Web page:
dhruba borthakur added a comment - One proposal to fix this issue: 1. Make the dfsclient not invoke reportWrittenBlock(). Instead, the dfsclient will instruct each datanode in the pipeline to send blockReceived confirmation to the namenode. 2. The datanode already accumulates all pending blockReceived() calls and does them through the offerService thread. So, no change is needed to datanode. 3. The getAdditionalBlock() method on the namenode currently checks that all previously allocated blocks of this file has reached their minimum replication factor. I plan on removing this check altogether. This is not really required but is a performance optimization. 4. The close() method on the DFSClient waits for the minimum number of replicas of each block to be created. This code remains unchanged.
        Hide
        dhruba borthakur added a comment -

        First draft of code. Please review.

        I also made the following optimization:
        In the earlier code, the datanode was first writing the data to its local file before forwarding it to the next datanode in the pipeline. This patch changes this behaviour. A datanode first writes the data to the next datanode and then writes it to the local block. This should improve performance.

        Show
        dhruba borthakur added a comment - First draft of code. Please review. I also made the following optimization: In the earlier code, the datanode was first writing the data to its local file before forwarding it to the next datanode in the pipeline. This patch changes this behaviour. A datanode first writes the data to the next datanode and then writes it to the local block. This should improve performance.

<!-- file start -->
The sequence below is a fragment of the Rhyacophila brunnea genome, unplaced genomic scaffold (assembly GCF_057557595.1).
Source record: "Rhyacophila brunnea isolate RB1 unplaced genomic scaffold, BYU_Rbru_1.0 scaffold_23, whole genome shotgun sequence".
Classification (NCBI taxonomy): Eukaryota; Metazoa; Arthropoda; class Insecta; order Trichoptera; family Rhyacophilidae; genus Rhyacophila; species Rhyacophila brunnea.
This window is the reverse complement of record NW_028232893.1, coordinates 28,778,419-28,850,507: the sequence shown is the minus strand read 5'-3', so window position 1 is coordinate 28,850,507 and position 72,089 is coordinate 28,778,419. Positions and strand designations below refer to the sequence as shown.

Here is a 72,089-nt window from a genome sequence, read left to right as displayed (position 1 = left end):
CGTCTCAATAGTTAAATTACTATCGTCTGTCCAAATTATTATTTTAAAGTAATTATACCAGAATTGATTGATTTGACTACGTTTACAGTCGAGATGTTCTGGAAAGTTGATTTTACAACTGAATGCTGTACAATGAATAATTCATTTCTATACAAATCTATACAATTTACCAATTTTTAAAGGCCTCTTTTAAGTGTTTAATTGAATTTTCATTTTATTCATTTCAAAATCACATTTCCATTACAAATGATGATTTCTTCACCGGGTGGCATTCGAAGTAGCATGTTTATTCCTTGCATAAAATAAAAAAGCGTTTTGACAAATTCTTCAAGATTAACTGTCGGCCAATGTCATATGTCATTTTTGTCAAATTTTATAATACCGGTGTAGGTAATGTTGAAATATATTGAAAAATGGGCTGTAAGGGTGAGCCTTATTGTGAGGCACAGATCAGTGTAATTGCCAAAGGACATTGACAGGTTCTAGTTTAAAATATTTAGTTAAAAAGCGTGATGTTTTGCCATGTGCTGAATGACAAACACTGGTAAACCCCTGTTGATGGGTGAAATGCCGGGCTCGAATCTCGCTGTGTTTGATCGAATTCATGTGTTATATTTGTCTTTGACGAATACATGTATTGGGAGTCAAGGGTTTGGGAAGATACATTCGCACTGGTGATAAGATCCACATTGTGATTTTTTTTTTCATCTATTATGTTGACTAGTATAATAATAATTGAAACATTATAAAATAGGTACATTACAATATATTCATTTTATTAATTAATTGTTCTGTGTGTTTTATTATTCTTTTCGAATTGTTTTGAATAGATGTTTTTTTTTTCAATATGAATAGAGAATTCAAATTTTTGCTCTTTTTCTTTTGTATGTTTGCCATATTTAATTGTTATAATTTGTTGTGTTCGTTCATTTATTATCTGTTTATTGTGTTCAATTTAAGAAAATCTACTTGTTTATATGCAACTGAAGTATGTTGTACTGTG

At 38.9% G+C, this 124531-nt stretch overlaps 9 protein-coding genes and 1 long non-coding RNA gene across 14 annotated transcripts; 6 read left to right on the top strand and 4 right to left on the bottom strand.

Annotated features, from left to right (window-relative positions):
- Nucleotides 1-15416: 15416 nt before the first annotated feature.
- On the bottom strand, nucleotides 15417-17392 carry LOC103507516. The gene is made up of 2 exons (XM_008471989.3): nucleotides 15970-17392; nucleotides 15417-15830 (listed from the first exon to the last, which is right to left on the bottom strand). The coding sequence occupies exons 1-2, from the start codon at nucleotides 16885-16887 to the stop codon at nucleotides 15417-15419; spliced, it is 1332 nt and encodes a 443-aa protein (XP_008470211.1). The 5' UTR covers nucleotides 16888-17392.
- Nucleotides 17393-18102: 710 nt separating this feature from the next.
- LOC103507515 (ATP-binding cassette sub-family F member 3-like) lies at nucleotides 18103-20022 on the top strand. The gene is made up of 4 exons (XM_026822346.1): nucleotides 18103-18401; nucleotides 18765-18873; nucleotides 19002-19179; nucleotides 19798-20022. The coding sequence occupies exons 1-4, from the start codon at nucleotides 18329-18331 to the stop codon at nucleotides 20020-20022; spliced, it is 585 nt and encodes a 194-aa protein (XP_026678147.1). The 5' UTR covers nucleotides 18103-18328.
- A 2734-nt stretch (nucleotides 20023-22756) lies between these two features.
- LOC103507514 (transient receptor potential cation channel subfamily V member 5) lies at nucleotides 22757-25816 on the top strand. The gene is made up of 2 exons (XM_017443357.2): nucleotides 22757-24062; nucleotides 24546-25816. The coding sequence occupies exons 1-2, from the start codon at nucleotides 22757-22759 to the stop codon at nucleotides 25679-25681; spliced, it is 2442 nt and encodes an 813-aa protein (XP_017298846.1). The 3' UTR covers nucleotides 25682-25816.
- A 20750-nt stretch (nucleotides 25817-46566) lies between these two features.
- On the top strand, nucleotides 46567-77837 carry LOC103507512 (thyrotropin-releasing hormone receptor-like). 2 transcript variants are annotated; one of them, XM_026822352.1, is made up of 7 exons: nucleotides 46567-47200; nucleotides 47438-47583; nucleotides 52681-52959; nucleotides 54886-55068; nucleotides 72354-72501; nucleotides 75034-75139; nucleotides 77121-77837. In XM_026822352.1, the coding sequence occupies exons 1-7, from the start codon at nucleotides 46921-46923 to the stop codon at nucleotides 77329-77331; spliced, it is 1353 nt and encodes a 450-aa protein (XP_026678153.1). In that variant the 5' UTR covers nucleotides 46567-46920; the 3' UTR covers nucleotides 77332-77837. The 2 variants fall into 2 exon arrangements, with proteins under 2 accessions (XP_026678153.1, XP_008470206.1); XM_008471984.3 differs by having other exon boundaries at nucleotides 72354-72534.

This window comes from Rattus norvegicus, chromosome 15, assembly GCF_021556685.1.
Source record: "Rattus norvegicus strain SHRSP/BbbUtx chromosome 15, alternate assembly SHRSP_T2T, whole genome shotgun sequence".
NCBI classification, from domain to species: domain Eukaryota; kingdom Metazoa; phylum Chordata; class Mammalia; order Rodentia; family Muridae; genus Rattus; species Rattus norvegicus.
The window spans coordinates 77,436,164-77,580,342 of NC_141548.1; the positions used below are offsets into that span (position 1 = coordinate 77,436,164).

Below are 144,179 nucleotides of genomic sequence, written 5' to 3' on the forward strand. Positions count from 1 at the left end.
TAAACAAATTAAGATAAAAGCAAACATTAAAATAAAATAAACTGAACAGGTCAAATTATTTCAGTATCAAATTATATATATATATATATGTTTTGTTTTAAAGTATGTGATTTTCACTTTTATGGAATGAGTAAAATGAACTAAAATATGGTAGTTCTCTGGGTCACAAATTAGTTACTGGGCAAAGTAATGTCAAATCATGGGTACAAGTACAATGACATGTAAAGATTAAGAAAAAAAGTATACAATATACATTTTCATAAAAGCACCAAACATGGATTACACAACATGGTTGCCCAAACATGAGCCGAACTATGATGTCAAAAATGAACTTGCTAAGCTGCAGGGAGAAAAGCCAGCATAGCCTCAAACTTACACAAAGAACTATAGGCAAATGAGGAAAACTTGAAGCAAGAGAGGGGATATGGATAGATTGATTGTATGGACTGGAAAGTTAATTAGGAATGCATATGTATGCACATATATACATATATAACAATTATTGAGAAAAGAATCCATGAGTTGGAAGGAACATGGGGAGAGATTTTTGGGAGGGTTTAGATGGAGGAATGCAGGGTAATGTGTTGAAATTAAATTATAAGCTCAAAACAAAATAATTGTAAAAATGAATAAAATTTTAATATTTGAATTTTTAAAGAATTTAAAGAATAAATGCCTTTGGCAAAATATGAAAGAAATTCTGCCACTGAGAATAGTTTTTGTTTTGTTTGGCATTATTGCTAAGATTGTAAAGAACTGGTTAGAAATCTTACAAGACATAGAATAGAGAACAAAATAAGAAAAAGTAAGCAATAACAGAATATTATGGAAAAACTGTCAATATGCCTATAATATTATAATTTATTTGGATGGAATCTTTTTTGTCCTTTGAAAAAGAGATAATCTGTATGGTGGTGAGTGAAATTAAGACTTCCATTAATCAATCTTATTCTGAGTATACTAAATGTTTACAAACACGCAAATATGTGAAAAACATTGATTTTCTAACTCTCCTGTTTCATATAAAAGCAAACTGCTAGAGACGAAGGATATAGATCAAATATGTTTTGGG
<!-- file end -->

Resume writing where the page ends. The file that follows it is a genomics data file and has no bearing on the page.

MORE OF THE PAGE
Hide
        dhruba borthakur added a comment -

        This patch does the following:

        1. The client does not send block confirmations to the namenode. Instead, each datanode sends block confirmations to the namenode.

        2. The namenode does not verify that all previous blocks have achieved the minimum replication factor before allocating the next block for the file. The check is done when the file is closed. A successful file close guarantees that the minimum replication factor for all blocks has been achieved.

        3. The dfsclient uses an exponential backoff scheme when it has to retry RPC's to the namenode. This helps the namenode to not get overwhelmed.

        4. The datanode first forwards the data to the next datanode in the pipeline before it writes the data to its local block file.

        5. The default number of namenode server threads have increased from 10 to 30. This helps in the case when there are 2000 datanodes. The call queue length per thread is 100; with this setting we have a overall call queue length of 3000. There is also configuration setting to change the number of handler threads.

        Show
        dhruba borthakur added a comment - This patch does the following: 1. The client does not send block confirmations to the namenode. Instead, each datanode sends block confirmations to the namenode. 2. The namenode does not verify that all previous blocks have achieved the minimum replication factor before allocating the next block for the file. The check is done when the file is closed. A successful file close guarantees that the minimum replication factor for all blocks has been achieved. 3. The dfsclient uses an exponential backoff scheme when it has to retry RPC's to the namenode. This helps the namenode to not get overwhelmed. 4. The datanode first forwards the data to the next datanode in the pipeline before it writes the data to its local block file. 5. The default number of namenode server threads have increased from 10 to 30. This helps in the case when there are 2000 datanodes. The call queue length per thread is 100; with this setting we have a overall call queue length of 3000. There is also configuration setting to change the number of handler threads.
        Hide
        Hairong Kuang added a comment -

        For the change 2, I think it would be nice to check if the previous block has reached the minimum # of replicas or not but not for all the previous blocks. In this way we are able to slow down client writing when dfs is not able to handle the amount of data in time.